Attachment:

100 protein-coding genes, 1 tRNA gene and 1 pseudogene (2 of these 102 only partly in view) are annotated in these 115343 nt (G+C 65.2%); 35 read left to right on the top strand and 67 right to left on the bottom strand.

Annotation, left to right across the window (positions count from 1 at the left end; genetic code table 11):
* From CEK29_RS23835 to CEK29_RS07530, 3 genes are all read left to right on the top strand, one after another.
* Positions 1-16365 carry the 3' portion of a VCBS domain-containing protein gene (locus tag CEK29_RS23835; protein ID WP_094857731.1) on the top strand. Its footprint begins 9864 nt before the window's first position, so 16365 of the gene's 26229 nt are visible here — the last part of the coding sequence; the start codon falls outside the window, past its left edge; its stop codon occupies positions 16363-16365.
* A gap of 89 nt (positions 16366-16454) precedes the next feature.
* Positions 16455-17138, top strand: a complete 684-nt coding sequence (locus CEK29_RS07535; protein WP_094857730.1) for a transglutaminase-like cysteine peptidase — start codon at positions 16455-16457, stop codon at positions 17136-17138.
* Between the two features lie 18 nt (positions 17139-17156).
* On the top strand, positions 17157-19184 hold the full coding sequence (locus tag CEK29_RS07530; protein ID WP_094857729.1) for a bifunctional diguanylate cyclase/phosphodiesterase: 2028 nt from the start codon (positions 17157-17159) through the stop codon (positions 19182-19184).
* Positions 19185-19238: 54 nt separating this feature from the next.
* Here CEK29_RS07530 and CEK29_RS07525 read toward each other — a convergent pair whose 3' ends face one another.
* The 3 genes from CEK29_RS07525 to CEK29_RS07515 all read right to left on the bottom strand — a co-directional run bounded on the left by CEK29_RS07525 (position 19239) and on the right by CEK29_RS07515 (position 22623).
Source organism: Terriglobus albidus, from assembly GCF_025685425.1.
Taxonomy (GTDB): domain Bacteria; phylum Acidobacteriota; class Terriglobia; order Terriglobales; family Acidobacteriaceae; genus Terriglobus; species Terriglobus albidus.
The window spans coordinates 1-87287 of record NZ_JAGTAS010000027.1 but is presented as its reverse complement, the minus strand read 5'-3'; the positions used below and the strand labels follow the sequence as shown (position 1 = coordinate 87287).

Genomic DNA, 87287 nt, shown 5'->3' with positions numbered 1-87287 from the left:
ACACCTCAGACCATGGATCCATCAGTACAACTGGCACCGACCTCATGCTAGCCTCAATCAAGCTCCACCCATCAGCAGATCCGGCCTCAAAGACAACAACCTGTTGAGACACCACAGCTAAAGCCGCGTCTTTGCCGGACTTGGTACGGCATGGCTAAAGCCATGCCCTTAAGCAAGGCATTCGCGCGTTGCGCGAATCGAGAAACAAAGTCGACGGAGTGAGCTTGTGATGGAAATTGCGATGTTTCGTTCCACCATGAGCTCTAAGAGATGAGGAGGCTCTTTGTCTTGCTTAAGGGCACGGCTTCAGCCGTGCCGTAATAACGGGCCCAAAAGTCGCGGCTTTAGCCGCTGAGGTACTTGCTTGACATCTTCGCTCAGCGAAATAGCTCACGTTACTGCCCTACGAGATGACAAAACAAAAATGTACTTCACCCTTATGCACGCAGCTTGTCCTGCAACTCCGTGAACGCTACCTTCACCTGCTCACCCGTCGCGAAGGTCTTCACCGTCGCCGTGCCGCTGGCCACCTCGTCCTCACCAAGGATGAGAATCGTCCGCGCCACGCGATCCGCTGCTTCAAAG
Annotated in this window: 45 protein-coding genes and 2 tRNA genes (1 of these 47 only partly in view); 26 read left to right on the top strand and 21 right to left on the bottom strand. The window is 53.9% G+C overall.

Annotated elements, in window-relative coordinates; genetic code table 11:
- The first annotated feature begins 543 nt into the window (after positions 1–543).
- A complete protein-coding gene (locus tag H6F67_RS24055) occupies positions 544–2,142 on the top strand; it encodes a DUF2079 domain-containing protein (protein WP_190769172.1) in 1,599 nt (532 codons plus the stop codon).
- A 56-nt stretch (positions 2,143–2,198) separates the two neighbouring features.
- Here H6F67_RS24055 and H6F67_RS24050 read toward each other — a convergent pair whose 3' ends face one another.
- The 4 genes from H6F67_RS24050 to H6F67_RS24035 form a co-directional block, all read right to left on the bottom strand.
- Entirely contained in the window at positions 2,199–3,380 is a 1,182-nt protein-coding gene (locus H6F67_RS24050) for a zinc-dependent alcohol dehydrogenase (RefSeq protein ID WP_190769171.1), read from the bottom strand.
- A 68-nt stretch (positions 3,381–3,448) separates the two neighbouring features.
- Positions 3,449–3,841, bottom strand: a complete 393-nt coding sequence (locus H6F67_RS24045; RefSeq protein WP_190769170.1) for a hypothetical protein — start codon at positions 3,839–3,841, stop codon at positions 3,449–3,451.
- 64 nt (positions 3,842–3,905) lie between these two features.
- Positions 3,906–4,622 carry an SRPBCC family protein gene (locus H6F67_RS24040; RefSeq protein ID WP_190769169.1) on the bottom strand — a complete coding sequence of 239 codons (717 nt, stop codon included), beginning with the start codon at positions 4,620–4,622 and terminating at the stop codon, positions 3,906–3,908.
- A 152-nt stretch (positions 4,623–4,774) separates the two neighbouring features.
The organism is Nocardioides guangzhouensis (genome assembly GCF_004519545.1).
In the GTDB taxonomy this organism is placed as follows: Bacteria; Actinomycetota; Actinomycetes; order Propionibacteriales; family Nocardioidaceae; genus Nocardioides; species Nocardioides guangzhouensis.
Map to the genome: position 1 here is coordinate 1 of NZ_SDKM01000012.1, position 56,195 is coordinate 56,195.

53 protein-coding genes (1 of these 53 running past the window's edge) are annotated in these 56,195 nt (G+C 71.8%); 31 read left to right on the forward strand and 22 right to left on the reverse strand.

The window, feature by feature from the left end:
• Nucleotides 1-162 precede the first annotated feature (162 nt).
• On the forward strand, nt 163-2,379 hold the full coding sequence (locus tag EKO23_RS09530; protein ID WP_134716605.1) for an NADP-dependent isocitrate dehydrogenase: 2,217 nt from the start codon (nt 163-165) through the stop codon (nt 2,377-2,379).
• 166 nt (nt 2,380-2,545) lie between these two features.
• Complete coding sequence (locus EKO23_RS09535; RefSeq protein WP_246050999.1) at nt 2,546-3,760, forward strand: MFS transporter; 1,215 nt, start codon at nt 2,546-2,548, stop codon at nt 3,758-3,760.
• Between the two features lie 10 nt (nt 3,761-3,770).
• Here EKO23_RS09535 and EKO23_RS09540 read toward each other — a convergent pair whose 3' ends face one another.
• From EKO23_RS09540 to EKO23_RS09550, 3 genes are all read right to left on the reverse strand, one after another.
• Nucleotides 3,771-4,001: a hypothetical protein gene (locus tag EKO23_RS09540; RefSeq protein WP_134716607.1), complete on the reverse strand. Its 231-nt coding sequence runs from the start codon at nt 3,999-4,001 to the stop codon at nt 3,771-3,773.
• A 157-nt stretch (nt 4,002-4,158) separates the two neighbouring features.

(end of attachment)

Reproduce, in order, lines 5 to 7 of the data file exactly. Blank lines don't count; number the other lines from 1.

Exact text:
* A gap of 89 nt (positions 16366-16454) precedes the next feature.
* Positions 16455-17138, top strand: a complete 684-nt coding sequence (locus CEK29_RS07535; protein WP_094857730.1) for a transglutaminase-like cysteine peptidase — start codon at positions 16455-16457, stop codon at positions 17136-17138.
* Between the two features lie 18 nt (positions 17139-17156).